Also read | Telangana Polls: Can BRS Fend Off Anti-Incumbency Sentiment?


On the lines of its Karnataka manifesto, the Congress has announced six ‘guarantees’ to the voters of Telangana. The manifesto, which is high on welfare and covers various sections of society, could work in its favour. The BRS, aware of the damage potential of the Congress’s manifesto, sought to outshine the Congress through its own manifesto.

As part of its Mahalaxmi guarantee, the Congress has announced Rs 2,500 per month to eligible women. The BRS, for its part, promises Rs 3,000 as a monthly honorarium. While the Congress has promised to provide an LPG cylinder at Rs 500, the BRS has said it will offer the same at Rs 400.

Similarly, the Congress has promised to increase investment support given to farmers (under the existing Rythu Bandhu of the BRS government) from Rs 10,000 to Rs 15,000 per acre per year. The Congress has also gone a step further by promising it to tenant farmers as well, who don’t benefit under the Rythu Bandhu scheme. The BRS, in turn, has promised to make it Rs 16,000 per acre per year.

Under its Cheyutha scheme, the Congress has promised Rs 4,000 per month to old-age pension beneficiaries. The BRS has assured them that it would raise the amount from existing Rs 2,000 to Rs 5,000 over the course of the next five years.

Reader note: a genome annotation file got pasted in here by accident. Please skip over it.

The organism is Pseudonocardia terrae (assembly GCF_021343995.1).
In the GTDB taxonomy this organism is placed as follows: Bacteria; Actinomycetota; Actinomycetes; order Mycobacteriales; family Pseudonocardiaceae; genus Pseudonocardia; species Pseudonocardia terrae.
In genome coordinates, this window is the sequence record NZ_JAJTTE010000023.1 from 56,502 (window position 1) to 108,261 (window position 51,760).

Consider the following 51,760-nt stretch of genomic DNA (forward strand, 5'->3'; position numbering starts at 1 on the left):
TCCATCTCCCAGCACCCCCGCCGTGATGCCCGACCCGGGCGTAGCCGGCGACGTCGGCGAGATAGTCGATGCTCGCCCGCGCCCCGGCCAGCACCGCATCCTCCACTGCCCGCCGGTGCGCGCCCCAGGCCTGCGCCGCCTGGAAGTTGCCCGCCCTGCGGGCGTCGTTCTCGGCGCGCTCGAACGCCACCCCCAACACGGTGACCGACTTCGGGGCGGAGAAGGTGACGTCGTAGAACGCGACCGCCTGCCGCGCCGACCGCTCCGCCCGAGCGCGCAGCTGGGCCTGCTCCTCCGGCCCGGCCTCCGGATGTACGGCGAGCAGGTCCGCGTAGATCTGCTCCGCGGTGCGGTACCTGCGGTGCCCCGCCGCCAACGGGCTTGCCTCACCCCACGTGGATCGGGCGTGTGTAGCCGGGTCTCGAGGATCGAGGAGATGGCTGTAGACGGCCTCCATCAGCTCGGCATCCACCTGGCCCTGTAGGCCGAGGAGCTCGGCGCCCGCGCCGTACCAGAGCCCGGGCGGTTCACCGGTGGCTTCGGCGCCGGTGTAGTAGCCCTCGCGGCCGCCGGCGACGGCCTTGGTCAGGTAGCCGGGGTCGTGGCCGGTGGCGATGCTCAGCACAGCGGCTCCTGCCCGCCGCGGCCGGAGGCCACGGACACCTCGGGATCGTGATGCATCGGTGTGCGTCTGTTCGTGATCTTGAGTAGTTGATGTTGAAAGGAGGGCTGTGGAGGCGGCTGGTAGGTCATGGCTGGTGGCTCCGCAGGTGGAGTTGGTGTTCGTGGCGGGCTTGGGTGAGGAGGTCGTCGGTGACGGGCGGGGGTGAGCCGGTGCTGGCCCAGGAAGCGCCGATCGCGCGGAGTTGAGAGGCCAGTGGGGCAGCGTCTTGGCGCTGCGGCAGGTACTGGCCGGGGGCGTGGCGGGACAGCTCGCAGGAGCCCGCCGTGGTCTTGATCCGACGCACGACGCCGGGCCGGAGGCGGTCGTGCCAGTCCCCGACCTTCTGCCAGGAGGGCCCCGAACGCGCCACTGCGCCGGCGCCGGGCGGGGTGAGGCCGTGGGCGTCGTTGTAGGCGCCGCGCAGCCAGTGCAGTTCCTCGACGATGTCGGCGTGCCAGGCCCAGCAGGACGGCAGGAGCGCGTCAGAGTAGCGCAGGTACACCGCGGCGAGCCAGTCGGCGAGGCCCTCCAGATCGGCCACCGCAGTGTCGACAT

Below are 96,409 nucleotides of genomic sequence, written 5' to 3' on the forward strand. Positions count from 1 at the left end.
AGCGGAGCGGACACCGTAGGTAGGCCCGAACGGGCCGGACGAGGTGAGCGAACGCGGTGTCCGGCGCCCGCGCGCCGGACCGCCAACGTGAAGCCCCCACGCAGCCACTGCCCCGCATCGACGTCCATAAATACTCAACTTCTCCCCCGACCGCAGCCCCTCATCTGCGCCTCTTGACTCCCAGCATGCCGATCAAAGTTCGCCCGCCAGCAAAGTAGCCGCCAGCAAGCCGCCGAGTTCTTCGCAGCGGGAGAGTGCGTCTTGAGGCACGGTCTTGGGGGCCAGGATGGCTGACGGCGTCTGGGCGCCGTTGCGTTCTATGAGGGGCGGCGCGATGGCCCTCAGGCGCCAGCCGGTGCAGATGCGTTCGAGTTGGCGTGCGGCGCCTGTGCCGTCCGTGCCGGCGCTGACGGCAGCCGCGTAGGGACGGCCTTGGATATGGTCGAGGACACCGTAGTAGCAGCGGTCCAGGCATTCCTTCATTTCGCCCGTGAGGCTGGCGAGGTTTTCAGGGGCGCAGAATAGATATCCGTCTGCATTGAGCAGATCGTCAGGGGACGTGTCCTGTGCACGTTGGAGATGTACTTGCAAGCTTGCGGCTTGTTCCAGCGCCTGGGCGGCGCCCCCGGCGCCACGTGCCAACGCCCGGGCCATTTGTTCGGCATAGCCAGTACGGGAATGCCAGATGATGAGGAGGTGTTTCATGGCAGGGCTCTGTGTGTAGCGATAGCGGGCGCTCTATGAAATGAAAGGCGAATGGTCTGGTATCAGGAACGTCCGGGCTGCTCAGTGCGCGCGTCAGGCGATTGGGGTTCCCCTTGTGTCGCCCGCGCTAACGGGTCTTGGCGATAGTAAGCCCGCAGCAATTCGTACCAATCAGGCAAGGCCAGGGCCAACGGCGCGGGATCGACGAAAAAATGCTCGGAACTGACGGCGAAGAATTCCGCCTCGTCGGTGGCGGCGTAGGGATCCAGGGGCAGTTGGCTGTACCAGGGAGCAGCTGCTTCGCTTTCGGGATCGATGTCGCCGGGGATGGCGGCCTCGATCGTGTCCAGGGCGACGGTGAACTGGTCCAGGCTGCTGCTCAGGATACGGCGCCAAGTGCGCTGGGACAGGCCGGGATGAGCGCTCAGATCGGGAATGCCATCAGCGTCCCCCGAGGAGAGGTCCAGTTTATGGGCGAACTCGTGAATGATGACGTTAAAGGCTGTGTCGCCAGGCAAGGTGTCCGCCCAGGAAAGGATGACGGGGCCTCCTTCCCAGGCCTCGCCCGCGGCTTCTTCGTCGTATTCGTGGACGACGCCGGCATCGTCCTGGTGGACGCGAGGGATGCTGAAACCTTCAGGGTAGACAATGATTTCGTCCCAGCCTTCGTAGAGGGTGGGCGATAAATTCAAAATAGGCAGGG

The Congress is largely banking on the youth and government job aspirants, who are angry with the BRS government. Even by its own admission, the BRS government has failed the unemployed youth of the state, by not being able to fill vacancies and conduct recruitment exams without any irregularities. The youth seems clearly not in favour of the BRS, which could help shore up Congress’s prospects. In fact, the Congress has gone even a step further by announcing a job calendar, confident of forming the next government.

Among other segments who are disillusioned by the BRS government are government employees who have been waiting for long for interim relief, restoration of the Old Pension Scheme, and Pay Revision Commission (PRC), among other issues. A large number of those who are left out of the BRS government schemes like Dalit Bandhu and double-bedroom housing could potentially vote in favour of the Congress. Both Muslim and Christian minorities could also rally behind the Congress due to its effective messaging that the BRS and BJP are two sides of the same coin.

Although the perception of the BJP as an alternative to the BRS has lowered significantly since the Congress’s victory in Karnataka, the party could play spoilsport for the Congress by splitting the anti-incumbency votes in several constituencies. The Congress, in particular, is expected to face a stiff fight for anti-BRS votes in about 20 seats, including in Korutla, LB Nagar, Bodhan, Kamareddy, Nirmal, Maheshwaram, and in a few handful of seats of the Greater Hyderabad Municipal Corporation (GHMC).

For Congress, it is still an uphill task despite the positive perception it has built over the last few months given the BJP’s role as well as the BRS’s public relations overdrive and poll management. A senior party leader remarked that the Congress party would not be able to form the next government in the state even if it wins one seat less than 60 in the 119-member assembly due to the possibility of the BRS and BJP coming together. Can the Congress pull off a handsome victory?